Noxious weeds are spreading at an alarming rate in Yellowstone National Park, where approximately 200 nonnative plant species have been identified. Those that present the most serious threat to the park include aggressive invaders such as spotted knapweed, oxeye daisy, yellow and dalmatian toadflax, St. Johnswort, and leafy spurge.
Invading, nonnative plants spread quickly, often displacing native species and disrupting local plant and animal communities. Many of these plants are not edible to native wildlife such as elk, bison, bighorn sheep, mule deer, and pronghorn antelope, and they can suffer a loss of feed. In some areas, rare plants could be lost.
Nonnative plants are spread by contaminated hay, dirty vehicles, and construction equipment. They can easily become established in disturbed habitats such as roadsides and trails. Predictably, most nonnative plant infestations in the park begin along roadsides and in developed areas.
Prevention & Control
The National Park Service uses an integrated management approach to control nonnative vegetation and prevent introduction of new species. This program combines education with applied control methods such as hand-pulling, mowing, and the application of approved herbicides. These efforts are part of a cooperative, multi-agency strategy to control weeds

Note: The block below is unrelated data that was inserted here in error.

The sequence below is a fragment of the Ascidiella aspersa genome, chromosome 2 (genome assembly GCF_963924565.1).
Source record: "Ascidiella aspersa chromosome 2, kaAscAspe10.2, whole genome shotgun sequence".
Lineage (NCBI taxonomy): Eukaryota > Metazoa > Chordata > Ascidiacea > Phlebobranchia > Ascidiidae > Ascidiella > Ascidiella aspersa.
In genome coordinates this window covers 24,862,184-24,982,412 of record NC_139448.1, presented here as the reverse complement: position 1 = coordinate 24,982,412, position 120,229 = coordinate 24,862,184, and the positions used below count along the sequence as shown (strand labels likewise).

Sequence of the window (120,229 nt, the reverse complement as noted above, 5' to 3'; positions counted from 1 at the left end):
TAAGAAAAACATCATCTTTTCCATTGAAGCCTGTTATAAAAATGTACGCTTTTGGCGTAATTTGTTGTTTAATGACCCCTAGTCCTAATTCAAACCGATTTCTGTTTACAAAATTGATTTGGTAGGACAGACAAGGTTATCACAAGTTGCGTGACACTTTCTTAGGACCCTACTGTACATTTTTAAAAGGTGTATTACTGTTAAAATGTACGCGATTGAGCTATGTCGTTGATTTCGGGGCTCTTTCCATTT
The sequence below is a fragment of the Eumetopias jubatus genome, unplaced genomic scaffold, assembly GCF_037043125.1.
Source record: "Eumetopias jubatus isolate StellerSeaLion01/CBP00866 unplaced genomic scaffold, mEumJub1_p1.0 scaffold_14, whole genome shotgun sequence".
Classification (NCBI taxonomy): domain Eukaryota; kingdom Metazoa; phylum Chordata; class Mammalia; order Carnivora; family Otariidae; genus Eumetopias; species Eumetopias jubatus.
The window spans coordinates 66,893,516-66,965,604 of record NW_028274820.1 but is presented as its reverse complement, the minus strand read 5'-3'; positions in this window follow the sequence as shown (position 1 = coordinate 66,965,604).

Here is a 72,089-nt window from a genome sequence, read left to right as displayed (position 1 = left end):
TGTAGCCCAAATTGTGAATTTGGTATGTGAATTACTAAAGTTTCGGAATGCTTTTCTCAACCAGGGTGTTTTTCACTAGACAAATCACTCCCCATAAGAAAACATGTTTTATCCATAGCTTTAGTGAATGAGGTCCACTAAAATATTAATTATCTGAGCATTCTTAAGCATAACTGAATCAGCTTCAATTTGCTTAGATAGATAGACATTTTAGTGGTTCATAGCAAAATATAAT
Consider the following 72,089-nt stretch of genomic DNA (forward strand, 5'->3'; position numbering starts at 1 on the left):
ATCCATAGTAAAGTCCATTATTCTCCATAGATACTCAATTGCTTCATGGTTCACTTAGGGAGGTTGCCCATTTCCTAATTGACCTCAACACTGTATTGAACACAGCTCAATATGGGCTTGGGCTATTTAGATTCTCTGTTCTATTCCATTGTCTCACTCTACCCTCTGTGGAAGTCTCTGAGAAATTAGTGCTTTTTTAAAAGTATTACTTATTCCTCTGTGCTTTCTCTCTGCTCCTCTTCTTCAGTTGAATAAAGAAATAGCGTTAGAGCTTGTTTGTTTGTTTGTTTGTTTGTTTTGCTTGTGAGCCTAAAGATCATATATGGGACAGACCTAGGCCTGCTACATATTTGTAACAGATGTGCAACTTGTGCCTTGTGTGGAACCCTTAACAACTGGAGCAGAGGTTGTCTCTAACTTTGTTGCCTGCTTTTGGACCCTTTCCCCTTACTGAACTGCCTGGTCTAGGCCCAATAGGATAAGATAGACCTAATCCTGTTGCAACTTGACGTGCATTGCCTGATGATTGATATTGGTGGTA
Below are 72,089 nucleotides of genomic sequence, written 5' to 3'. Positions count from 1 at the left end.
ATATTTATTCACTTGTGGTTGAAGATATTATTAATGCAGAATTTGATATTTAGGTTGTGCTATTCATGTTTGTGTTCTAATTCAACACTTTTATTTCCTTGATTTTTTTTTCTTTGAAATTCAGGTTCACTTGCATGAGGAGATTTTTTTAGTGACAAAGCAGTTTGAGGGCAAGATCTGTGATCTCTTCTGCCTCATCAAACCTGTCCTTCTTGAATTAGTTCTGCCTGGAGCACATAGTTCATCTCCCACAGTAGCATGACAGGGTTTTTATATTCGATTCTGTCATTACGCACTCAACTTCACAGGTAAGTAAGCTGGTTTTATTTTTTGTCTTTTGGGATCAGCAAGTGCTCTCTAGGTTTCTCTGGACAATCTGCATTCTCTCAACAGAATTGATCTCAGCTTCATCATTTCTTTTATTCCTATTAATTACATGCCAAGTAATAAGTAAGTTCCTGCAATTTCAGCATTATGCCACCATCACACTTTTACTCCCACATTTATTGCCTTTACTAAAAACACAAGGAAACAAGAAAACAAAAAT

Help Protect Your Park
Take the time to wash your vehicle, trailer, and equipment before leaving home. Remove all loose hay, straw, and other plant products from beds of pickup trucks and interiors of open stock trailers prior to transport. Remove weed seeds from stock by brushing them thoroughly and cleaning their hooves prior to transport. Use only certified weed-free hay. Securely wrap all hay, straw, and plant products transported through the park. Please report any weed infestations you notice to park personnel.
It’s the Law
Introducing wildlife, fish, or plants, including reproductive bodies, into the park area/ ecosystem is prohibited under regulations found at 36 CFR Sec. 1.5 (a)(2)
All stock (horses, burros or mules) within Yellowstone must have a negative EIA or Coggins test within the last 12 months.
Last updated: June 19, 2019